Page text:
Monthly Archives: March 2015

Look Out! I’m On My Soap Box Again

I just sent out an email to AQHA (3/3/2015).  They just insist upon upsetting me.

I was reading the article about World Champion Barrel Racer Fallon Taylor, who had the guts to wear a helmet at the 2014 Wrangler National Finals Rodeo.  Then at the bottom of one of the pages they put in AQHA’s Helmet Rule.  “The 2015 rule on English attire reads: SHW320.2.  It is mandatory for riders in all hunter, jumper and equitation over fence classes, including hunter hack, where jumping is required and when jumping anywhere on the competition ground to wear properly fastened protective headgear that meets ASTM/SEI standards or equivalent international standards for equestrian use.  The helmet must also be properly fitted with harness secured.  It is mandatory that all youth wear an ASTM/SEI-approved hard hat with harness during all English classes, including flat and over fences classes.  It is recommended that amateurs wear an ASTM/SEI-approved hard hat with harness in all English classes.”  In all other AQHA classes, exhibitors have the option to wear a helmet with harness.

So I proceeded to ask the AQHA if only English youth were worth saving?  So that means Western children aren’t?  All children and adults are worth saving.

Come on people, is anybody listening to the professional riders who have had serious accidents?  Have they read the news and saw people, who are at the top of the industry, being killed?  Aren’t we supposed to be smart enough to make our sport not only pretty and interesting to watch, but also safe for both the horse and rider.  We have the technology and the intelligence to do this now, what are we waiting for?  How many more brain injuries must people have?  How many more top riders have to die?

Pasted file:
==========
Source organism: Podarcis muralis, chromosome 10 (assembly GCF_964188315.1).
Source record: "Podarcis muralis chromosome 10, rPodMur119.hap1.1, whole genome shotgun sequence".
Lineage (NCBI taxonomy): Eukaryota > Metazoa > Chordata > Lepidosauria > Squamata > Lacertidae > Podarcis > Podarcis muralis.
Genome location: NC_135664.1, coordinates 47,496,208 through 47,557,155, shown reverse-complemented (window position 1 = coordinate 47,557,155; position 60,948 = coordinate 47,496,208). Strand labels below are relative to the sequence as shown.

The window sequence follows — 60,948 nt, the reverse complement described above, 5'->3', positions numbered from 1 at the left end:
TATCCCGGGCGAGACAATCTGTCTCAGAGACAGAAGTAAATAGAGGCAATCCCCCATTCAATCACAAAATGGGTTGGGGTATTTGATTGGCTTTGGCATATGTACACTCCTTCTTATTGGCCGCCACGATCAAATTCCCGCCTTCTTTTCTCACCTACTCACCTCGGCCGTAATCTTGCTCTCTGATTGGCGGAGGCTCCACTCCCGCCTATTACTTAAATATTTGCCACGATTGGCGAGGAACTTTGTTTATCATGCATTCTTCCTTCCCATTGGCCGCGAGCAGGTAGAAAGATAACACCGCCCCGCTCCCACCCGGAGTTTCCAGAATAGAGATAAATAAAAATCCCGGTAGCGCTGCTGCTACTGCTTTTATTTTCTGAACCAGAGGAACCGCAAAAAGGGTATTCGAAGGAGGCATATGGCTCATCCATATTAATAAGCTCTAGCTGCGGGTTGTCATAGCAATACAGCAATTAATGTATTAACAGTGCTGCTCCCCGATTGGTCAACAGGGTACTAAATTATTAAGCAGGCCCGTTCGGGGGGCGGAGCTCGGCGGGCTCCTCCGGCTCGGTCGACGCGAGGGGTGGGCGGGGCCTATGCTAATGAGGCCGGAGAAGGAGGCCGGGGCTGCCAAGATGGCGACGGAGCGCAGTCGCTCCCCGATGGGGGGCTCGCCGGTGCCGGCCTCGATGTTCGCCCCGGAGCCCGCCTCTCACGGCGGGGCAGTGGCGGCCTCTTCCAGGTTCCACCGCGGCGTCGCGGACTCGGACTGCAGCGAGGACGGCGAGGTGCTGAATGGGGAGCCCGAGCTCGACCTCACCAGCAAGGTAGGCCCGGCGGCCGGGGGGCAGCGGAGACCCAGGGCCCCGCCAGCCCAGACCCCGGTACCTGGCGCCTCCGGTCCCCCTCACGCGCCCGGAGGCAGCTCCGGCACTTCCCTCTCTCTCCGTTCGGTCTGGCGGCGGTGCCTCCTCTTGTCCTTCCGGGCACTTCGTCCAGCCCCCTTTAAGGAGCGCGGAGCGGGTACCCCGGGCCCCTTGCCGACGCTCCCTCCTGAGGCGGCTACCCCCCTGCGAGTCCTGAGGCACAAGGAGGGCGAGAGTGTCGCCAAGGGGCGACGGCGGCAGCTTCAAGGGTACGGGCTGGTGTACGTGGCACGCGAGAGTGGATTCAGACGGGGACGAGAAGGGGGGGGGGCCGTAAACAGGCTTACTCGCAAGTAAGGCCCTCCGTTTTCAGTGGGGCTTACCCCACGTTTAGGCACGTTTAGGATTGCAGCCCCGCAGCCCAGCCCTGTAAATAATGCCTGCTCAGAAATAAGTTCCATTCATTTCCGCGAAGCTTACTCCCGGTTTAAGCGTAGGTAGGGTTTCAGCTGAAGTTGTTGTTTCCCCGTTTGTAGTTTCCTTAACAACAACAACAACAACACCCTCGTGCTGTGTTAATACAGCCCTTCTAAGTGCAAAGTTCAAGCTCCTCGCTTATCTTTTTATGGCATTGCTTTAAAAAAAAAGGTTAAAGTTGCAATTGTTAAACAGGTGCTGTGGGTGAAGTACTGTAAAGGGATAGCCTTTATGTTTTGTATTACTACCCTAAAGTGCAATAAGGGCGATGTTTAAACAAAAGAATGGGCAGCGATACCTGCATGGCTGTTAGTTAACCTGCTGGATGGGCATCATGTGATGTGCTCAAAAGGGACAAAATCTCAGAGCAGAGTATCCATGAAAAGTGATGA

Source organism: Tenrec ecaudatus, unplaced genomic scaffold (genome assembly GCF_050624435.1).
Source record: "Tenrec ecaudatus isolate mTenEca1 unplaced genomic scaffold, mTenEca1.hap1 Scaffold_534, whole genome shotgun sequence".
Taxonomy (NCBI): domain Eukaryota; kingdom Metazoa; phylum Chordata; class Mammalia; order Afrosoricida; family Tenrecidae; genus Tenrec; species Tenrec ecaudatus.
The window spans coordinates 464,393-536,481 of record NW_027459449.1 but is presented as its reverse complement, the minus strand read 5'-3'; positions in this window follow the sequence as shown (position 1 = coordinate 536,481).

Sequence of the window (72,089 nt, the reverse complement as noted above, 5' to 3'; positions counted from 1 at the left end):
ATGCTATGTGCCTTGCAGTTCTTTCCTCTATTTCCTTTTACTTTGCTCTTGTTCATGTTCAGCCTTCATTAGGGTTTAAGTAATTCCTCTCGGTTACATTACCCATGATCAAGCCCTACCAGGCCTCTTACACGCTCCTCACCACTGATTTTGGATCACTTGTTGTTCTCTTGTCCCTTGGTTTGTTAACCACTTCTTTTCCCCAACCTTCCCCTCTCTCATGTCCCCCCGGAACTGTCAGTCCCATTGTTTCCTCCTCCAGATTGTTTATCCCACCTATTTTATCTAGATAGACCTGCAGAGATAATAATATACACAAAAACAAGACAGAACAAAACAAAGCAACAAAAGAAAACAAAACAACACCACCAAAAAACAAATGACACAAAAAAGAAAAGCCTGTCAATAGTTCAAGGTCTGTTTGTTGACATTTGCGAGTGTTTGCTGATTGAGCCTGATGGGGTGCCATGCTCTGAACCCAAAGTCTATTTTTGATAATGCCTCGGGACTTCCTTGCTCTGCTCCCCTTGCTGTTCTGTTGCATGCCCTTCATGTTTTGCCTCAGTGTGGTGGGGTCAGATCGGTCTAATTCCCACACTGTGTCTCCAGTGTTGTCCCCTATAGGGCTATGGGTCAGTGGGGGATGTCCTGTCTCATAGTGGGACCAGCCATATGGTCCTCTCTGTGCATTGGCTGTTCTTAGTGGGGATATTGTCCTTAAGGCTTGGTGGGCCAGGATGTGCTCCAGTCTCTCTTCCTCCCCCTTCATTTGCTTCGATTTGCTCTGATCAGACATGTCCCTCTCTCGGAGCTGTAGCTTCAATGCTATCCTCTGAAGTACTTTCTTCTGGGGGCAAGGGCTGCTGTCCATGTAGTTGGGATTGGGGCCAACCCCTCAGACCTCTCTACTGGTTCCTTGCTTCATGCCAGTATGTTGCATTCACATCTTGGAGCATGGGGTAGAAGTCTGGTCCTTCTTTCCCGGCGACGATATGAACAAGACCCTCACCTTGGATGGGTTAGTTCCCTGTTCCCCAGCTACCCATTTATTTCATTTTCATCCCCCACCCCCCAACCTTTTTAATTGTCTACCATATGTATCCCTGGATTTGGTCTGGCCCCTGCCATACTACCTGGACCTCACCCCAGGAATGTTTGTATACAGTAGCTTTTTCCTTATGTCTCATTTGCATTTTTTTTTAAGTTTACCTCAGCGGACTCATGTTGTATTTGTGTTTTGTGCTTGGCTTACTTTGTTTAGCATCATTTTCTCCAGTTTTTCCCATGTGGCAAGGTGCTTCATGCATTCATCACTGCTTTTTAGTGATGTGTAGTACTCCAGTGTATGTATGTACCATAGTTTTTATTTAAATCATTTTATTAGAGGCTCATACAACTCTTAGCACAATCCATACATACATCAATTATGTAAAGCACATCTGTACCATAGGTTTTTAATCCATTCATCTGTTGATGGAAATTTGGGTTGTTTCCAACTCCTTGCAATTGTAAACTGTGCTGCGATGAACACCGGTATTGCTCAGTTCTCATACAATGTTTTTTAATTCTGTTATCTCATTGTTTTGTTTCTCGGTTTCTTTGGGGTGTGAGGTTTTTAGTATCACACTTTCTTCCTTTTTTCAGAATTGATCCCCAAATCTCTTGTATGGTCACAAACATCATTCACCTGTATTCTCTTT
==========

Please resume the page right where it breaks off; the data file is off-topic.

I spoke with a friend yesterday who was in a practice ring at a show.  Two Roosters flew out of the bushes and spooked her horse.  The horse went sideways, bucking and she was flung, hitting her head on the rail of the ring.  She’s fine, she had her helmet on.

Once again AQHA is not standing up to the “pretty people” with money and influence, and they are not taking a stand on what is right and safe.  I can’t believe their insurance company isn’t forcing this issue.  If adults make the conscious decision not to wear a helmet, and choose to take a chance, sure fine.  Have them sign a release stating they know the facts, don’t care, and swear they won’t sue.  But let us, step up and save the children who just want to do what the “big guys” are doing.

Don’t give me the “Oh, it won’t happen to me.”  I pray that it doesn’t, but I bet you it can.  Just go on-line and see the odds.  Statistics show that riding a horse is one of, if not the most dangerous sport.

Children have to wear helmets to ride their bikes now.  I rarely see a bike just take off, drop its shoulder, do a roll-back, do a sliding stop, buck, or drag a child.  Horses can, and do.

Okay, now do we have a thinking, responsible adult here?  At all?  In the crowd somewhere?  Hello?  Is anybody out there?  Is anybody listening?  Does anybody care?

AQHA sent a response saying that they are giving my email to the committee to review.

I never wore a helmet when I was a kid, but I do now.  I need to save what little mind I have left.  Again quoting Jane Savoie “I like my brain, I use it everyday.”

If you are not into wearing a helmet, would you like to try Russian Roulette?

Take It For A Test Ride

I love people, they entertain me, and give me so much to write about.  But sometime they leave me speechless.

When we look at cars, we always (or should) take it for a test drive.  (By the way, I love the commercials for Subaru with the dogs.  “Dog Tested, Dog Approved.”)  So why do so many horse people buy horses that they haven’t taken for a test ride?